Veterans go for digital psychotherapy

Seen as unique opportunity to increase access to health services
By Jack McCarthy
10:11 AM

Computerized psychotherapies, or CPTs, hold great interest for veterans receiving outpatient treatment, according to a study published in Telemedicine and e-Health.

The study, relying on information provided by 151 veterans receiving treatment in a Veterans Health Administration substance use disorder outpatient clinic, showed veterans were open to a variety of CPTs.

Of the respondents, 82 percent were interested in CPTs to treat at least one problem, with 60 percent interested for more than one.

The most commonly selected CPTs were for substance use (46 percent), depression (45 percent), problem solving (43 percent), and insomnia (42 percent).

Expanding health information technology provides a "potentially unique opportunity" to increase access to health services for traditionally underserved populations, such as those with substance use disorders, the study found.

The VHA, as the largest integrated healthcare system in the U.S., has become a leader in many aspects of health IT and as such is a logical provider of CPTs, according to the report.

"Internet- or computer-based therapies" for mental health and substance use disorders may reduce costs associated with therapist time, help patients overcome avoidance of treatment due to stigma, and solve access issues due to lack of trained therapists in some locations, scheduling conflicts, and transportation barriers.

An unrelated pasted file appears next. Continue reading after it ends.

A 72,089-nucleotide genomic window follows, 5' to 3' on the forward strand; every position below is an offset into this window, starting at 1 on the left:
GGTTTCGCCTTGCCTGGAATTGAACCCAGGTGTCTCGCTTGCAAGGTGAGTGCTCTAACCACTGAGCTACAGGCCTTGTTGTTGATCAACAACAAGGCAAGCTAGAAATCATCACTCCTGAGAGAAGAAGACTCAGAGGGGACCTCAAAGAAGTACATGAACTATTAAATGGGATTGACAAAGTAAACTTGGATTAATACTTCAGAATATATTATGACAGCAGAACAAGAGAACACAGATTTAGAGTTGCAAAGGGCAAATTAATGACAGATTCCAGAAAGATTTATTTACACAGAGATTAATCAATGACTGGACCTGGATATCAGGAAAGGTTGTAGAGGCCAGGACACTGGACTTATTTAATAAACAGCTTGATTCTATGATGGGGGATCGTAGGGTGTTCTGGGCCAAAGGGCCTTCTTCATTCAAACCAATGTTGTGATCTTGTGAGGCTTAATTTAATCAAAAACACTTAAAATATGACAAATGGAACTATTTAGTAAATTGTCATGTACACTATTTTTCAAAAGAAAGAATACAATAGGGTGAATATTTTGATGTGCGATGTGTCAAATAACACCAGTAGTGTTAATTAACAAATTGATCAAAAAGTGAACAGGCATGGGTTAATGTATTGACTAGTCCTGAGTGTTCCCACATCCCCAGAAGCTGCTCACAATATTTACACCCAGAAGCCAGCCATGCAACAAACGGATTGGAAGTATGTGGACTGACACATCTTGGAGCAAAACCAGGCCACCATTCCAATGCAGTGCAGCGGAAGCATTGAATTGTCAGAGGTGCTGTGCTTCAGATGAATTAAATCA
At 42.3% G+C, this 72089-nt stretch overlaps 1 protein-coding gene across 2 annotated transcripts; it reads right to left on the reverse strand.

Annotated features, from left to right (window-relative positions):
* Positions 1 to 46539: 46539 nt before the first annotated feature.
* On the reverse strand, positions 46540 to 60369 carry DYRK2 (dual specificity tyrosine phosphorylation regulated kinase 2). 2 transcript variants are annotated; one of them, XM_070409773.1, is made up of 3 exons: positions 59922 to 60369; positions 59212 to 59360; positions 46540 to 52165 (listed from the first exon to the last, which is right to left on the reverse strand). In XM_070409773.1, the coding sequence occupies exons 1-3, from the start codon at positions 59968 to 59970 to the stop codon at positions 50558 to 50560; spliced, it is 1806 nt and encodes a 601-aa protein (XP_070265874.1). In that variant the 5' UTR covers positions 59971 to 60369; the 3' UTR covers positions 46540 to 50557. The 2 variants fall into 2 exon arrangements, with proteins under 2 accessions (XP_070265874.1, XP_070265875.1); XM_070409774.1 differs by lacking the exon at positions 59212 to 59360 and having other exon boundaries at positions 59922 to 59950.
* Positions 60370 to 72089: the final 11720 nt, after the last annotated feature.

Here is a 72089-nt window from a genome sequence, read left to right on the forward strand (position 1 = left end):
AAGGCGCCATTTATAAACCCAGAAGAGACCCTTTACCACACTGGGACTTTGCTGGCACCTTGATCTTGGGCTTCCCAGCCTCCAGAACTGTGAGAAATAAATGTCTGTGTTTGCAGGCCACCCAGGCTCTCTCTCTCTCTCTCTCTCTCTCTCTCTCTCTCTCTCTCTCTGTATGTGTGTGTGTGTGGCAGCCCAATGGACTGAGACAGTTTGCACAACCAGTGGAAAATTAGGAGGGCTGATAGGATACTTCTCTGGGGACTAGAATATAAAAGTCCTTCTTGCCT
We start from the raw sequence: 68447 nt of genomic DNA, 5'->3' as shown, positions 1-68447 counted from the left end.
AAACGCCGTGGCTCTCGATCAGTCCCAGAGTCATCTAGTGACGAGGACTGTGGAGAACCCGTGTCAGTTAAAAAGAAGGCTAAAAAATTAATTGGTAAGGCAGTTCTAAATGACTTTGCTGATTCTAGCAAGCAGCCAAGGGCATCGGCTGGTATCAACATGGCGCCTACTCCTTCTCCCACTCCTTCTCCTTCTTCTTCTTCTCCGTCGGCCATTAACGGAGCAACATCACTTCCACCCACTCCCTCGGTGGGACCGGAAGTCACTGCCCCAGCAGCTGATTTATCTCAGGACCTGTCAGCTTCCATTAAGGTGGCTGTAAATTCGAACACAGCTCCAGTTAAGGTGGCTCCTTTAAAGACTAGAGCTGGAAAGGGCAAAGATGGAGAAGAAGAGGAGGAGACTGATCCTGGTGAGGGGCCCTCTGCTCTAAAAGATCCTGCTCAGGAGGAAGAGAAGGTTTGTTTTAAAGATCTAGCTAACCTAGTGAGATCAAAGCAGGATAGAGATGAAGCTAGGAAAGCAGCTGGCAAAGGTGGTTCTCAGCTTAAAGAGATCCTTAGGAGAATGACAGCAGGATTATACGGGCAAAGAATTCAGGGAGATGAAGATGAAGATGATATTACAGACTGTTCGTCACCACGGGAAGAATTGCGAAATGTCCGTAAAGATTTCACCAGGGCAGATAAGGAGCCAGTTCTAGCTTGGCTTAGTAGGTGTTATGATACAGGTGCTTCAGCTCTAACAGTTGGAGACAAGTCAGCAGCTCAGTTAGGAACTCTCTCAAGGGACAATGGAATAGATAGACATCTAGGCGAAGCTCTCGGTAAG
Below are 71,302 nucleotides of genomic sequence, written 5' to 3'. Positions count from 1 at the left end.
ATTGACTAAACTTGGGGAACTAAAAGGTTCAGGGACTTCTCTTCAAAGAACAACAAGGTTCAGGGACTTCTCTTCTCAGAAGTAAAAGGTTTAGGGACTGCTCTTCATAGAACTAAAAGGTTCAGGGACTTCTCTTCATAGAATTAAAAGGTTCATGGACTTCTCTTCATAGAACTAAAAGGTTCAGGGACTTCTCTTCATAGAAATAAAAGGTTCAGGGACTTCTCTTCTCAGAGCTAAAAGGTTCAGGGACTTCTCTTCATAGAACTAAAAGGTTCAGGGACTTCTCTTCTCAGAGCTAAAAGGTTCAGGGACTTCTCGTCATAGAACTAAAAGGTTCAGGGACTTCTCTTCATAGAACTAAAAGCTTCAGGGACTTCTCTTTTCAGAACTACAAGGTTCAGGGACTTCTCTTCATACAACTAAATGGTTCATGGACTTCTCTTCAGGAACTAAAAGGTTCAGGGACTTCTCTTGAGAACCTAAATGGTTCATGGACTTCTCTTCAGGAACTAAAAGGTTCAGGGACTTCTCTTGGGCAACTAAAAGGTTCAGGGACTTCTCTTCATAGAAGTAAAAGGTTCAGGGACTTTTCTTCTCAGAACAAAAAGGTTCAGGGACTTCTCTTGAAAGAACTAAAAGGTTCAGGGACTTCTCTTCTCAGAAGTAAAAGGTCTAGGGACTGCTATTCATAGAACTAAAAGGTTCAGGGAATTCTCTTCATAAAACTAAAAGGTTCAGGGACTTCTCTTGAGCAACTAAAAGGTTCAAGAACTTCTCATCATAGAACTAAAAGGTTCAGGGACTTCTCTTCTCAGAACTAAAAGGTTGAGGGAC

[See also: VHA gets bullish on population health and Kaiser, VHA team up for innovation.]

"CPTs are fast growing and wide-ranging and offer opportunities, in concert with face-to-face therapies, for lowering the cost of disease management among individuals with substance use disorders who use health service within and beyond VHA," the report noted. "Data on the efficacy of such programs are also promising."

While CPTs have not been systematically implemented in the VHA and similar safety-net healthcare systems, especially among those with substance use disorders, the report recommended their implementation.

"The findings support making CPTs available," the report concluded, "as a potentially feasible option for enhancing the care of veterans and others with substance use disorders."

This story was first published on Government Health IT, Healthcare IT News' sister website.

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